He was a composer who had to practice the piano at a piano
manufacturer’s showroom because his family was too poor to afford an
instrument of their own. He was raised in a Protestant home and was very
familiar with the Bible, studying the Scriptures into his adulthood.
And his friendship with composer and musicians Robert and Clara Schumann
started when he was only twenty years old, but continued until Clara’s
death less than one year before his own passing. He even stayed with
Clara’s seven children so she could resume her career as a concert
pianist and support her family after Robert’s death. Moreover, he is a
composer who has the rare distinction of having his own lullaby named
after him. Who is this shy bachelor who composed over 250 works?
Posted by Administrator on 10/4/2012
If ever there was an absent-minded musician, it was Franz Schubert. He
was known to write music on anything within reach: a tablecloth, a menu,
any scrap of paper. Franz slept with his glasses on so that he didn’t
have to waste time searching for them in the morning. As a teacher in
his father’s school, he would spend class time composing music, rather
than teaching the six-year-olds their daily lessons.
Posted by Administrator on 9/16/2012
Though his name is utterly French (pronounced SHOW-pan), his
music frequently recalls the dances, tunes, and patriotism of his Polish
upbringing. He is called the “poet of the piano” for the lyrical
compositions he wrote almost exclusively for the piano. And his “Minute
Waltz” remains one of the most challenging pieces of any piano
Posted by Administrator on 9/1/2012
One composer bridged the Classical and Romantic periods of music. One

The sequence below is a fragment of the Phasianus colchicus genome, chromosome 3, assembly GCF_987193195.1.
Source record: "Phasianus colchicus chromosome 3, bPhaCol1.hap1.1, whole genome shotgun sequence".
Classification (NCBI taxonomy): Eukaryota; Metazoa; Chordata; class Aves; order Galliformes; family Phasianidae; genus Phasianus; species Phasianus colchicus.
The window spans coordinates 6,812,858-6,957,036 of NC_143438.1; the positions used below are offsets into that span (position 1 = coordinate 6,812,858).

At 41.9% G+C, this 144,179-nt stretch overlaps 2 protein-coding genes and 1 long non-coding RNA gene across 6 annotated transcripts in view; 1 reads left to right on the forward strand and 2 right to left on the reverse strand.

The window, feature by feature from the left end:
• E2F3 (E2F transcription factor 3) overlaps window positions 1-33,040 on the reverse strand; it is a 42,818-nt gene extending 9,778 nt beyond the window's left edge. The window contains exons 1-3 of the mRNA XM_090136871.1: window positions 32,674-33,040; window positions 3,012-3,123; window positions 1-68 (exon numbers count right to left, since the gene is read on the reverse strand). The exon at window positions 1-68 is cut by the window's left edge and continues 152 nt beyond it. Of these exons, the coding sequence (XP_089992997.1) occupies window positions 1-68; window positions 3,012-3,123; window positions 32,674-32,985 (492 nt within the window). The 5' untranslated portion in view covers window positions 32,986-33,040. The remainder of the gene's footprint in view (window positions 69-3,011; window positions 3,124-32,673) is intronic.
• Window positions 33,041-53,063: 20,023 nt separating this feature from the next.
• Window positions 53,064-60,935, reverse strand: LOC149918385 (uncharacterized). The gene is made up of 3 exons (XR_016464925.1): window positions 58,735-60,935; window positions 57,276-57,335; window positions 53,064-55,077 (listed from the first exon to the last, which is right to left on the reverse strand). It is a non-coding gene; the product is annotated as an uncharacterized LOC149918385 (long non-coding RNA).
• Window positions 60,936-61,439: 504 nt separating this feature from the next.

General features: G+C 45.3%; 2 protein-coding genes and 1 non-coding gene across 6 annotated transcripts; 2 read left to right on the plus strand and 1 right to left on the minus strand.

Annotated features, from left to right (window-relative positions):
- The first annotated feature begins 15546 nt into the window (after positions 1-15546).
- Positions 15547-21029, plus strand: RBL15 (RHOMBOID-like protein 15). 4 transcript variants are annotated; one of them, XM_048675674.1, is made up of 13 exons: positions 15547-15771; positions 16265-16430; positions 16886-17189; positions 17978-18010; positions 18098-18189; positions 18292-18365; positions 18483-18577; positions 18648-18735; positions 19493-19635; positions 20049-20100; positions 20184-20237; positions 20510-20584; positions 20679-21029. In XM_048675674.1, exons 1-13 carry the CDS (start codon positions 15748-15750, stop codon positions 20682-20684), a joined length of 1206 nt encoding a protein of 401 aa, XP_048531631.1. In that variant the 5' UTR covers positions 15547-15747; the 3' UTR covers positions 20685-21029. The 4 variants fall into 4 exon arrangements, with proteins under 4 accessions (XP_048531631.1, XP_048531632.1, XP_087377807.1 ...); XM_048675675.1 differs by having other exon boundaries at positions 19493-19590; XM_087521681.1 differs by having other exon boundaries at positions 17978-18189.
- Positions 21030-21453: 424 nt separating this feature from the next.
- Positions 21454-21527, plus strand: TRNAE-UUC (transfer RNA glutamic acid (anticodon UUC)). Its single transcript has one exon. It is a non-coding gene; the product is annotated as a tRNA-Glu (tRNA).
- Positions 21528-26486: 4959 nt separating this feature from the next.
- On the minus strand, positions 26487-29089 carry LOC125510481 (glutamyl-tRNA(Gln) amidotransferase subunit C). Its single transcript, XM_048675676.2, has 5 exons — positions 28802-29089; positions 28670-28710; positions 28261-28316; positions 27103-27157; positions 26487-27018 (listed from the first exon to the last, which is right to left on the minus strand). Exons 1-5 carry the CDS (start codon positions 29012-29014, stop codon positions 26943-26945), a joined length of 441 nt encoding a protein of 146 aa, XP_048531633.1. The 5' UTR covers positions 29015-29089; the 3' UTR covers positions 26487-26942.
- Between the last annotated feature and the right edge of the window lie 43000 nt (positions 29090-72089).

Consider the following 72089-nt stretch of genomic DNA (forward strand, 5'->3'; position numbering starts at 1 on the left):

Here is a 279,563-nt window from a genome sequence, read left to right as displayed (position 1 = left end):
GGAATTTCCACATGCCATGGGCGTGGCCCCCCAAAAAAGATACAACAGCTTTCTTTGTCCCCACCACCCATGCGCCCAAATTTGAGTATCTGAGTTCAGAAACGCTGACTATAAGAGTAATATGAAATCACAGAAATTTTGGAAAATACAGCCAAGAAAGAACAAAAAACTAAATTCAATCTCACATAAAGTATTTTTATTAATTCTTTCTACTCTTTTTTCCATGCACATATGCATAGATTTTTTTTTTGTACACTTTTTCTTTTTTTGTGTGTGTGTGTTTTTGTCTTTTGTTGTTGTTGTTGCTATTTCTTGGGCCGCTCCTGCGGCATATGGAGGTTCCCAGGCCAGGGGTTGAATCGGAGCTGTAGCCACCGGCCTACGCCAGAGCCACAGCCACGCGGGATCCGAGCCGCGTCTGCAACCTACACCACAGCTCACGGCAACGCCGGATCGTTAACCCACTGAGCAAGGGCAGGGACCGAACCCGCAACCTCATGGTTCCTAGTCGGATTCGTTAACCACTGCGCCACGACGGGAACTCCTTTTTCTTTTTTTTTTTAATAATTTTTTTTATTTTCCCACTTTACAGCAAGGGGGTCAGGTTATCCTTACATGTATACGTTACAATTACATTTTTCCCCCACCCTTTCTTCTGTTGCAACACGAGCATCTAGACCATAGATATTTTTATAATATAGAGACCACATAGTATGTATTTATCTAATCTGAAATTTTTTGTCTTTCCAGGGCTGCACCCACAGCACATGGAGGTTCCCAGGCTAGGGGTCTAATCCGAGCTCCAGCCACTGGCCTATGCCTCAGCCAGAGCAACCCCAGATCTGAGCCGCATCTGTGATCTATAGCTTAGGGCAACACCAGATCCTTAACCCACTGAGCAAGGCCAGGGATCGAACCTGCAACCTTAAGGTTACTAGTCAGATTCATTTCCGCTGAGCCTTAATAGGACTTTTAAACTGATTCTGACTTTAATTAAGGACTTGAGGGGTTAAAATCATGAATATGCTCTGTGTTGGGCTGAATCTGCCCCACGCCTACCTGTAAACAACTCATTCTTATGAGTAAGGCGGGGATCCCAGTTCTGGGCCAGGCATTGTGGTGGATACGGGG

composer drank coffee daily – sixty coffee beans per cup. One composer
studied under Joseph Haydn and Wolfgang Mozart. One composer dedicated a
symphony to Napoleon Bonaparte, until he learned that Napoleon had
crowned himself emperor, at which point the symphony was rededicated to
the heroic “common man.” And one composer continued writing incredible
music even after he was deaf and unable to hear his own compositions.
That composer is the complex character of Ludwig van Beethoven.
Posted by Administrator on 8/25/2012
Called a true musical prodigy, Wolfgang Amadeus Mozart began composing
music at the age of four, and he played in concerts across Europe at the
age of six. He had perfect pitch, enabling him to sing a note on
request or name a note when played for him. This ability became almost a
parlor game at many of his concerts. And he taught himself how to play
the violin, in addition to playing the clavier or keyboard. In his short
lifetime (only thirty-five years) he composed over six hundred pieces
in a variety of styles: operas, chorale music, symphonies, keyboard
pieces, masses, and more. After listening to a small sampling of his
works, you will readily agree that Mozart had a rare gift for creating
music – compositions that have brought joy and delight to listeners’
hearts for nearly two-and-a-half centuries.
Posted by Administrator on 8/15/2012